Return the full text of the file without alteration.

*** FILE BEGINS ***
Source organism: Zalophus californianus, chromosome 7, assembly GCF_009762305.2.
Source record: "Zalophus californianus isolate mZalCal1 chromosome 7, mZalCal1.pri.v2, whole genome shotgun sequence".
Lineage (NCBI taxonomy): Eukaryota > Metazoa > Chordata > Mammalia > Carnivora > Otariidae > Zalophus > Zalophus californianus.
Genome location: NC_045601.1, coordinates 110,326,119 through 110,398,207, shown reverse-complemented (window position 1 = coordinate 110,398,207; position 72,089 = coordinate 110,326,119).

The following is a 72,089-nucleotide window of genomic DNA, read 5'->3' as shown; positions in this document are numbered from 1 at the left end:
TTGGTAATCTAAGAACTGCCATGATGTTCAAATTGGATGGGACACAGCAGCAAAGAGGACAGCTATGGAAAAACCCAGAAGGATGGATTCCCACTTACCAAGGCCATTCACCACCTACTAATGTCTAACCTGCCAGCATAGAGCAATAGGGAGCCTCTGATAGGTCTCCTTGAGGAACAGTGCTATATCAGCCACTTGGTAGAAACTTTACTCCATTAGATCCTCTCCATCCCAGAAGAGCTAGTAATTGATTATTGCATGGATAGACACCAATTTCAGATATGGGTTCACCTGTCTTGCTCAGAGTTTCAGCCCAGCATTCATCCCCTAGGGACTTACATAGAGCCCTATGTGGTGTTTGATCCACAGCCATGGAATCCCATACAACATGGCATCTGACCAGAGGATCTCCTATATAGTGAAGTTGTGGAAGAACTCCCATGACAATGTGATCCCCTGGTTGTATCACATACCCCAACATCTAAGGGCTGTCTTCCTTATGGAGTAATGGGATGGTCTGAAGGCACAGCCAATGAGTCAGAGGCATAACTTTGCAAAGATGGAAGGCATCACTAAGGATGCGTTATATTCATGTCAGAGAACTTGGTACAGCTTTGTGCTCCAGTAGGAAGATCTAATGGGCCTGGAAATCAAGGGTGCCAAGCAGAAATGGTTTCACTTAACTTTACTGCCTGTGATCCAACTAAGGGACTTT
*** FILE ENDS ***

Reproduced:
Source organism: Zalophus californianus, chromosome 7, assembly GCF_009762305.2.
Source record: "Zalophus californianus isolate mZalCal1 chromosome 7, mZalCal1.pri.v2, whole genome shotgun sequence".
Lineage (NCBI taxonomy): Eukaryota > Metazoa > Chordata > Mammalia > Carnivora > Otariidae > Zalophus > Zalophus californianus.
Genome location: NC_045601.1, coordinates 110,326,119 through 110,398,207, shown reverse-complemented (window position 1 = coordinate 110,398,207; position 72,089 = coordinate 110,326,119).

The following is a 72,089-nucleotide window of genomic DNA, read 5'->3' as shown; positions in this document are numbered from 1 at the left end:
TTGGTAATCTAAGAACTGCCATGATGTTCAAATTGGATGGGACACAGCAGCAAAGAGGACAGCTATGGAAAAACCCAGAAGGATGGATTCCCACTTACCAAGGCCATTCACCACCTACTAATGTCTAACCTGCCAGCATAGAGCAATAGGGAGCCTCTGATAGGTCTCCTTGAGGAACAGTGCTATATCAGCCACTTGGTAGAAACTTTACTCCATTAGATCCTCTCCATCCCAGAAGAGCTAGTAATTGATTATTGCATGGATAGACACCAATTTCAGATATGGGTTCACCTGTCTTGCTCAGAGTTTCAGCCCAGCATTCATCCCCTAGGGACTTACATAGAGCCCTATGTGGTGTTTGATCCACAGCCATGGAATCCCATACAACATGGCATCTGACCAGAGGATCTCCTATATAGTGAAGTTGTGGAAGAACTCCCATGACAATGTGATCCCCTGGTTGTATCACATACCCCAACATCTAAGGGCTGTCTTCCTTATGGAGTAATGGGATGGTCTGAAGGCACAGCCAATGAGTCAGAGGCATAACTTTGCAAAGATGGAAGGCATCACTAAGGATGCGTTATATTCATGTCAGAGAACTTGGTACAGCTTTGTGCTCCAGTAGGAAGATCTAATGGGCCTGGAAATCAAGGGTGCCAAGCAGAAATGGTTTCACTTAACTTTACTGCCTGTGATCCAACTAAGGGACTTT